The Ceilidh Trail

 Patty's Place: The Traveler's Special for me, the BIG Breakfast for John

After a sumptuous breakfast at Patty's Place Restaurant in Hillsborough, my brother and I continued southeast and crossed into Nova Scotia at about noon. We followed the trans-Canada highway and reached the Canso Causeway, crossing into Cape Breton and taking the longer, more scenic Ceilidh Trail along the island's north/west coast.

 The Canso Causeway

The Ceilidh Trail is a part of the Cabot Trail named for the numerous Celtic singers, dancers, fiddlers, pipers, and other musicians who live along its length. Ranking high among them is the Rankin family. Five of the Twelve Rankin children formed a highly successful musical group that recorded and performed together for ten years, Unfortunately, tragedy struck the family: Elder brother John was killed in a traffic accident several years ago, and middle sister Raylene recently succumbed to cancer.

The Rankins sing, dance, and play at Neil's Cove

Four of the Rankin sisters opened a pub, the Red Shoe, in their home village of Mabou. My brother and I stopped there at about 3:00 for a late lunch. John had local mussels and a glass of wine, while I opted for chili with andouille sausage and the locally brewed Red Shoe ale. We enjoyed our food immensely, but found ourself wishing it was later in the day when the ceilidh begins.

 In front of the Red Shoe Pub in Mabou

Leaving the pub, we continued along past majestic coastal scenery and the promise of a spectacular sunset.

  Looking back along the Cabot Trail

We passed the quaint village of Cheticamp, the site of John's previous Cape Breton whale watching expedition. The Cabot Trail provides frequent overlook areas for photographers, so we stopped at one as the sun was getting low in the sky.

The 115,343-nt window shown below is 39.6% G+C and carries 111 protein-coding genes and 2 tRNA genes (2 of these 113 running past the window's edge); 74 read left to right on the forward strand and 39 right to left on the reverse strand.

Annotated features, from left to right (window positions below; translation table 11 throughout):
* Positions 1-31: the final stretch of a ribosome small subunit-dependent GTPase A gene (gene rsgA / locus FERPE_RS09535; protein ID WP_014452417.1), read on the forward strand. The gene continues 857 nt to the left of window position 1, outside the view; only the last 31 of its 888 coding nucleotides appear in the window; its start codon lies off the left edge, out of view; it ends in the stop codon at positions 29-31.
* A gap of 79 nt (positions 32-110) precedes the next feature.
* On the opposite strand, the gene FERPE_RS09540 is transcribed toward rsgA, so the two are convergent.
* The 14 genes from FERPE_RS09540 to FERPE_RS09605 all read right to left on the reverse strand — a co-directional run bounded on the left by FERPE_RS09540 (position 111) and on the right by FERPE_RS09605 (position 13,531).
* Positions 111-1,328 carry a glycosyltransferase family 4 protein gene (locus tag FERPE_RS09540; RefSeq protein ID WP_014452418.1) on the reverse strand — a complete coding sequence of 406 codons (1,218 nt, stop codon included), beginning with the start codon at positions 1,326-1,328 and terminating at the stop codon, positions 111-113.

We had turned northeastward into Cape Breton National Park by the time the sun had set. We reached our lodging, the Maven Gypsy Inn, well after dark and with 19 miles of range left in the gas tank. The range readout would continue to be a matter of concern for the remainder of the week, as my brother likes to gamble--especially when it's my turn to pay.

Bay of Fundy, New Brunswick

My brother John proposed a road trip to Cape Breton Island, which constitutes the northernmost section of Nova Scotia, to attend the Celtic Colours Music and Cultural Festival. We left Beverly on Monday, October 7th, headed north through Maine to Calais, and crossed into New Brunswick, following the Fundy Trail along the coast to Fundy National Park.

The Bay of Fundy has the highest tides in the world, and the tide ebbs and flows at twenty miles per hour. The continual surge of fast water  erodes the rocky shores and leaves freestanding "flowerpots" with full-sized trees growing and the top.

For a few a hours surrounding low tide, you can walk on the sea floor. People pile stones into cairns here to mark their presence. I've seen similar cairns at the Sedona vortexes, at the Block Island labyrynth, and at Thoreau's cabin site at Walden Pond.

This block of concrete, probably an old mooring block, is covered with cairns.

The Hopewell Rocks, referred to locally as "flowerpots" because of the flora on top, look to me like muffins when exposed by the ebbtide.

My brother is dwarfed by the bases of the Hopewell Rocks.

We stayed in a chalet in the National Park after a supper of seafood chowder in the nearby village of Alma.